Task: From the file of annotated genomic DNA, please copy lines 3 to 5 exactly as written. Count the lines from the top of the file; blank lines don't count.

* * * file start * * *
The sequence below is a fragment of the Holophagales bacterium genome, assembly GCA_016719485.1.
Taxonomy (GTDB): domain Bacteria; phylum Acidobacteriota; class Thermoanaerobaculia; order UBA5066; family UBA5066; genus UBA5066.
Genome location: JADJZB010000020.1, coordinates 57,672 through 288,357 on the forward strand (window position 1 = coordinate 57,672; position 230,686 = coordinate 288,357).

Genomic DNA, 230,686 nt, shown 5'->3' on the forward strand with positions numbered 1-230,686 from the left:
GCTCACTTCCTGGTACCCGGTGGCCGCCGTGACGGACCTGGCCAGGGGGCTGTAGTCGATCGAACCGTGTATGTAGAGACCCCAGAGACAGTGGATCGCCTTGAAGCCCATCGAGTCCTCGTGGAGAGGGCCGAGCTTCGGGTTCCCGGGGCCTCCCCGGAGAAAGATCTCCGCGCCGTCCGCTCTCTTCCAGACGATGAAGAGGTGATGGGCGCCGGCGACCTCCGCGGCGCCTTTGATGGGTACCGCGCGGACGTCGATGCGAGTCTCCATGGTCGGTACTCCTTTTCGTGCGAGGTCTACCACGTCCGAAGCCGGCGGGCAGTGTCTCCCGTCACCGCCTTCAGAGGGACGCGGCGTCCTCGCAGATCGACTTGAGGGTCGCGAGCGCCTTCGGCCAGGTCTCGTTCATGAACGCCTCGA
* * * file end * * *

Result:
Genome location: JADJZB010000020.1, coordinates 57,672 through 288,357 on the forward strand (window position 1 = coordinate 57,672; position 230,686 = coordinate 288,357).

Genomic DNA, 230,686 nt, shown 5'->3' on the forward strand with positions numbered 1-230,686 from the left:
GCTCACTTCCTGGTACCCGGTGGCCGCCGTGACGGACCTGGCCAGGGGGCTGTAGTCGATCGAACCGTGTATGTAGAGACCCCAGAGACAGTGGATCGCCTTGAAGCCCATCGAGTCCTCGTGGAGAGGGCCGAGCTTCGGGTTCCCGGGGCCTCCCCGGAGAAAGATCTCCGCGCCGTCCGCTCTCTTCCAGACGATGAAGAGGTGATGGGCGCCGGCGACCTCCGCGGCGCCTTTGATGGGTACCGCGCGGACGTCGATGCGAGTCTCCATGGTCGGTACTCCTTTTCGTGCGAGGTCTACCACGTCCGAAGCCGGCGGGCAGTGTCTCCCGTCACCGCCTTCAGAGGGACGCGGCGTCCTCGCAGATCGACTTGAGGGTCGCGAGCGCCTTCGGCCAGGTCTCGTTCATGAACGCCTCGA